Two owners of soft play centres in the West Midlands say it is "heartbreaking" they are still closed and "really worrying" they have no idea when they will be allowed to reopen.
More than 13,000 people have signed a petition on Parliament's website calling for more financial support for the industry.
Sian Flower owns Monkey Mayhem in Kidderminster and says it's been closed for five months, but regular customers have been supportive.
"It's been so tough because to phone up to say we've got to cancel the parties - the children don't understand and it's heartbreaking. But so many of the customers have been lovely and a few have said 'please, keep the money'."
Jungleland in Trench Lock, Telford, also remains closed and owner Belinda Griffiths says it doesn't qualify for government grants and has staff on furlough until October.
"It's really worrying, there is no solution. There's no clarity from the government saying what is going to happen from October. What's going to happen, how much longer can we remain closed?"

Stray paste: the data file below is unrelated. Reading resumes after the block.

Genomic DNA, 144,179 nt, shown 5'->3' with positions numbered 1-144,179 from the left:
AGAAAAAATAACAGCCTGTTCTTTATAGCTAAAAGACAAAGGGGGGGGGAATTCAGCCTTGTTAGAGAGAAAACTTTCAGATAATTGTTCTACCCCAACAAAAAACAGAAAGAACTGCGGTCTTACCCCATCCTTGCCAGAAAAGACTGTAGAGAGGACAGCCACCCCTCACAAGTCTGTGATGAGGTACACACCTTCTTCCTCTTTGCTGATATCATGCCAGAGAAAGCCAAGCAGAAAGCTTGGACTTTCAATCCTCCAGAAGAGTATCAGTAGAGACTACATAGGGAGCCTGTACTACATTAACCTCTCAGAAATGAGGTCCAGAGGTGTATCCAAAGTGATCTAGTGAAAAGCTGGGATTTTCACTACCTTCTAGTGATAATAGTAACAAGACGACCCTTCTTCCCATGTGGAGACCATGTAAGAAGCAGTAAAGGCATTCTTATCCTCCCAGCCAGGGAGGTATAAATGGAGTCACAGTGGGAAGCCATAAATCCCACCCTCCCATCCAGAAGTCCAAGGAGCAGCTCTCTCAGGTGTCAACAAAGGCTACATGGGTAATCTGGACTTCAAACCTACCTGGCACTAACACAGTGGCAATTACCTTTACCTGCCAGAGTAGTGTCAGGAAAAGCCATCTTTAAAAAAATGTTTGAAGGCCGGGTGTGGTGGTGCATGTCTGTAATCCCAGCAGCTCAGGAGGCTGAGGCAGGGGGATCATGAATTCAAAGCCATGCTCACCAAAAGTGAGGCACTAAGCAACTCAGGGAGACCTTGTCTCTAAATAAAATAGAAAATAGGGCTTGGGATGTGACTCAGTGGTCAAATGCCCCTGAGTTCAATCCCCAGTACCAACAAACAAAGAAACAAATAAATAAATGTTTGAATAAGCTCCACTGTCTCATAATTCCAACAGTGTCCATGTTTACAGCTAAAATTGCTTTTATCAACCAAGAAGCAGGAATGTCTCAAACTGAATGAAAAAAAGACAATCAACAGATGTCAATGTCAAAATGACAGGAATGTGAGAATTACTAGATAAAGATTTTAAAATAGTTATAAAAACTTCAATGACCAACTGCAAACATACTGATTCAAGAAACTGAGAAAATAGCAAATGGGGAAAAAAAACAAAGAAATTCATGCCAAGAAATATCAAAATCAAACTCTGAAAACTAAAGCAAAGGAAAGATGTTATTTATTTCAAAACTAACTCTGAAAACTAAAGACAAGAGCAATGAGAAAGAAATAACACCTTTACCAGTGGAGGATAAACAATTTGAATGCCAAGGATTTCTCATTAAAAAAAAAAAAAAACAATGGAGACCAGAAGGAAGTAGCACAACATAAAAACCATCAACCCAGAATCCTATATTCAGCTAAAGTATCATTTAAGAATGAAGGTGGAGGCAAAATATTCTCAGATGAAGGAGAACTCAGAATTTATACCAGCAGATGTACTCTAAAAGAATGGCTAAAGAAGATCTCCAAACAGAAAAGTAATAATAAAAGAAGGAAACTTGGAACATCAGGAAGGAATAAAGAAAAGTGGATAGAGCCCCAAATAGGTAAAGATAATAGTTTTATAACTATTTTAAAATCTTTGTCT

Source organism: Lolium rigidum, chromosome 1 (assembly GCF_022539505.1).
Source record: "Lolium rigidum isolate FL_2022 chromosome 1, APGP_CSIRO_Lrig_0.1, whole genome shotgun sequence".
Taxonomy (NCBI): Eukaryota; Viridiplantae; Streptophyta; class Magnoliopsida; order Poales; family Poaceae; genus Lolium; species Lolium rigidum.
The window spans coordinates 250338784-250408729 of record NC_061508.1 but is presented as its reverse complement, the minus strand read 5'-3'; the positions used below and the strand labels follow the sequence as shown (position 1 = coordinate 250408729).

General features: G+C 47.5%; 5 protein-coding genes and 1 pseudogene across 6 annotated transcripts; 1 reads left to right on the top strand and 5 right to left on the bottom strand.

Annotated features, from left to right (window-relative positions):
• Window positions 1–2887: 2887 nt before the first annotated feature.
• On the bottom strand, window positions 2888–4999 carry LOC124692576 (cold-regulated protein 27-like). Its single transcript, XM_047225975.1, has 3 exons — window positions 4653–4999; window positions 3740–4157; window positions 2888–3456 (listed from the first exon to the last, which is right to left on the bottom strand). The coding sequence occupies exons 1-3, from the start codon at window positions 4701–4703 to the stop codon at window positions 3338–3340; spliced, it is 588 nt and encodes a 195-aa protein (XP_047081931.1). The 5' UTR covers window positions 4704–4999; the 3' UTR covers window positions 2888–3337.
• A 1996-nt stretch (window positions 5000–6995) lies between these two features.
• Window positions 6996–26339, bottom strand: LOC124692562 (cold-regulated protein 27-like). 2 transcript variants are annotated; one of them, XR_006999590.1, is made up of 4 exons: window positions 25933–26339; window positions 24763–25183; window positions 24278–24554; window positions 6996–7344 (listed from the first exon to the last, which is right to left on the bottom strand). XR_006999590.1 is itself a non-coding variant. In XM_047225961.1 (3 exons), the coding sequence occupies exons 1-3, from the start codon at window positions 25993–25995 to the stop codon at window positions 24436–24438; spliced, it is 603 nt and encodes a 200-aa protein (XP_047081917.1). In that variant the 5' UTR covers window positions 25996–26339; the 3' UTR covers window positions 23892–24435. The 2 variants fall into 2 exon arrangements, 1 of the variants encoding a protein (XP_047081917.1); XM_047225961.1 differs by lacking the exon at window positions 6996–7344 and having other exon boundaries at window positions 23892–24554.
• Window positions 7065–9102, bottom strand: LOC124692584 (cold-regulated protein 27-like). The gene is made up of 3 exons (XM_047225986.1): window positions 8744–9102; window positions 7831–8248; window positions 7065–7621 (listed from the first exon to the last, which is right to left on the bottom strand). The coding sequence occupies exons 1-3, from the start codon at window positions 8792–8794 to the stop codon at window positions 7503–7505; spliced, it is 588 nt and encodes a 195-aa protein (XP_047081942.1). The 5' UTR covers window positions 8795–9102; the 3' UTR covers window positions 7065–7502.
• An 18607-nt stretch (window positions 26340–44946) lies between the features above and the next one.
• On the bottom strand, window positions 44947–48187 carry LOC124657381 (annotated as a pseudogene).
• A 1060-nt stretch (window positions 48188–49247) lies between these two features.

In response, the trust says the NHS has created an "Improvement Alliance" which will see experts from Birmingham work with management in Shropshire to tackle issues around clinical care.
At the same time, it says chairman Ben Reid, who has been in position since 2018, has decided to go. He will be replaced by a new chair, Dr Catriona McMahon, a director from University Hospitals Birmingham NHS Foundation Trust.
The railway, which runs between Shropshire and Worcestershire, says it is introducing new cleaning regimes and people will have to pre-book tickets as part of their measures to cope with coronavirus.
Officials add they are only expecting to get close to breaking even in the first month, but hope to build up the money coming in over future months and hope to be "somewhere near normal" by the end of the year.
SATH said it was working with NHS partners over improvements and medical director Arne Rose told BBC Shropshire it needed the extra support.
"We do need help and we are welcoming to the help that arrives for us, organised by NHS England and by other people."
He added mangers needed to recognise issues before external inspections did, and one example was getting matrons back on the ward so "we can recognise and tackle any issues with basic care as we find them".